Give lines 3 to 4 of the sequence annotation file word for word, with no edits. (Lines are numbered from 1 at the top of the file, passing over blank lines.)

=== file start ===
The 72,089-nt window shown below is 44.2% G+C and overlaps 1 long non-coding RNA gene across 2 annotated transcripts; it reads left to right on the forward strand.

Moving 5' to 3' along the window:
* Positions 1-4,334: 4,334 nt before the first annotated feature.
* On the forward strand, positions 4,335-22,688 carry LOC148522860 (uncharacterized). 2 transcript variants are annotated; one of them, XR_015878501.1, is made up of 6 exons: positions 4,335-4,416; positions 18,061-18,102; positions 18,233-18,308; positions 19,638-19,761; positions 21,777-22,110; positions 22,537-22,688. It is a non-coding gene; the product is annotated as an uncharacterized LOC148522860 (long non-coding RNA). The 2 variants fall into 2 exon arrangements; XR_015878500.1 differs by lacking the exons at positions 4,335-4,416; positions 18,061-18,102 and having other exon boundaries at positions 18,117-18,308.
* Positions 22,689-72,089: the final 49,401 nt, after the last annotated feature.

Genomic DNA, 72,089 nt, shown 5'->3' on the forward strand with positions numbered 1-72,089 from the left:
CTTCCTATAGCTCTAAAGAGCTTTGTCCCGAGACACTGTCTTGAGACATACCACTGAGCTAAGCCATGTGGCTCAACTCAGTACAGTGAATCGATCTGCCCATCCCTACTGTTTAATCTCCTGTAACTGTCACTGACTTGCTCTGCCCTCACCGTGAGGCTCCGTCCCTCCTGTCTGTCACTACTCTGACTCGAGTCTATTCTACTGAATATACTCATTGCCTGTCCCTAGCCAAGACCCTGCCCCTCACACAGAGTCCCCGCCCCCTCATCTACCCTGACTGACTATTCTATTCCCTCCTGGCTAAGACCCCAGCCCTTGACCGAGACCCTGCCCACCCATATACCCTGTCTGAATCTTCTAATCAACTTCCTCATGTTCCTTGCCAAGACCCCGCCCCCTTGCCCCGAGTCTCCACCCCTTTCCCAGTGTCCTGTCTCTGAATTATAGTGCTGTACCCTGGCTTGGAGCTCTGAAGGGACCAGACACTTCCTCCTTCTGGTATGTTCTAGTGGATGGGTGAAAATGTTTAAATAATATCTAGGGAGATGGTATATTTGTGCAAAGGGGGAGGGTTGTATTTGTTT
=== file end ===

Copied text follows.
* Positions 1-4,334: 4,334 nt before the first annotated feature.
* On the forward strand, positions 4,335-22,688 carry LOC148522860 (uncharacterized). 2 transcript variants are annotated; one of them, XR_015878501.1, is made up of 6 exons: positions 4,335-4,416; positions 18,061-18,102; positions 18,233-18,308; positions 19,638-19,761; positions 21,777-22,110; positions 22,537-22,688. It is a non-coding gene; the product is annotated as an uncharacterized LOC148522860 (long non-coding RNA). The 2 variants fall into 2 exon arrangements; XR_015878500.1 differs by lacking the exons at positions 4,335-4,416; positions 18,061-18,102 and having other exon boundaries at positions 18,117-18,308.